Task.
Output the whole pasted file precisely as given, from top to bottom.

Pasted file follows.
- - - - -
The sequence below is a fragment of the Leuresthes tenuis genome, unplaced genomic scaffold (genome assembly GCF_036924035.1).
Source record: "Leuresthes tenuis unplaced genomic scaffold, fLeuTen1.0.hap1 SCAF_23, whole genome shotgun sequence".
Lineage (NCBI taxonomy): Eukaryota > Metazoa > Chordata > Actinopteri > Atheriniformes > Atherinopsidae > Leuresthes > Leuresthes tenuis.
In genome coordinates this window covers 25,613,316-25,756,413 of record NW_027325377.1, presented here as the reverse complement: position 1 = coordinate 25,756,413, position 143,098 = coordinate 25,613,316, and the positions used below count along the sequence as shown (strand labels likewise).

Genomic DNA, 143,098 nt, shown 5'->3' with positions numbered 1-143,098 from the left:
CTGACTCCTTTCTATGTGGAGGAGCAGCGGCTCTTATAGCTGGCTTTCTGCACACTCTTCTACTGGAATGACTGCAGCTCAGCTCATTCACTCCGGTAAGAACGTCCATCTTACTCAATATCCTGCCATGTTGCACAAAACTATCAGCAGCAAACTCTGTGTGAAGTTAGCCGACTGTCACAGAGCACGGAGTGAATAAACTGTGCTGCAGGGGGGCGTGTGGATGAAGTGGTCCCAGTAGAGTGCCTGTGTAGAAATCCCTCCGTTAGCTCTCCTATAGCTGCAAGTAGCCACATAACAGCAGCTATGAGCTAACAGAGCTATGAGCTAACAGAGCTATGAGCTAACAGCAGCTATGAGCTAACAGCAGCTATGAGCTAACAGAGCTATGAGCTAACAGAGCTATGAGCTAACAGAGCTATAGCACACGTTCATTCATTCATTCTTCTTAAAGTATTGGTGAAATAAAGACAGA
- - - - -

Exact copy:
The sequence below is a fragment of the Leuresthes tenuis genome, unplaced genomic scaffold (genome assembly GCF_036924035.1).
Source record: "Leuresthes tenuis unplaced genomic scaffold, fLeuTen1.0.hap1 SCAF_23, whole genome shotgun sequence".
Lineage (NCBI taxonomy): Eukaryota > Metazoa > Chordata > Actinopteri > Atheriniformes > Atherinopsidae > Leuresthes > Leuresthes tenuis.
In genome coordinates this window covers 25,613,316-25,756,413 of record NW_027325377.1, presented here as the reverse complement: position 1 = coordinate 25,756,413, position 143,098 = coordinate 25,613,316, and the positions used below count along the sequence as shown (strand labels likewise).

Genomic DNA, 143,098 nt, shown 5'->3' with positions numbered 1-143,098 from the left:
CTGACTCCTTTCTATGTGGAGGAGCAGCGGCTCTTATAGCTGGCTTTCTGCACACTCTTCTACTGGAATGACTGCAGCTCAGCTCATTCACTCCGGTAAGAACGTCCATCTTACTCAATATCCTGCCATGTTGCACAAAACTATCAGCAGCAAACTCTGTGTGAAGTTAGCCGACTGTCACAGAGCACGGAGTGAATAAACTGTGCTGCAGGGGGGCGTGTGGATGAAGTGGTCCCAGTAGAGTGCCTGTGTAGAAATCCCTCCGTTAGCTCTCCTATAGCTGCAAGTAGCCACATAACAGCAGCTATGAGCTAACAGAGCTATGAGCTAACAGAGCTATGAGCTAACAGCAGCTATGAGCTAACAGCAGCTATGAGCTAACAGAGCTATGAGCTAACAGAGCTATGAGCTAACAGAGCTATAGCACACGTTCATTCATTCATTCTTCTTAAAGTATTGGTGAAATAAAGACAGA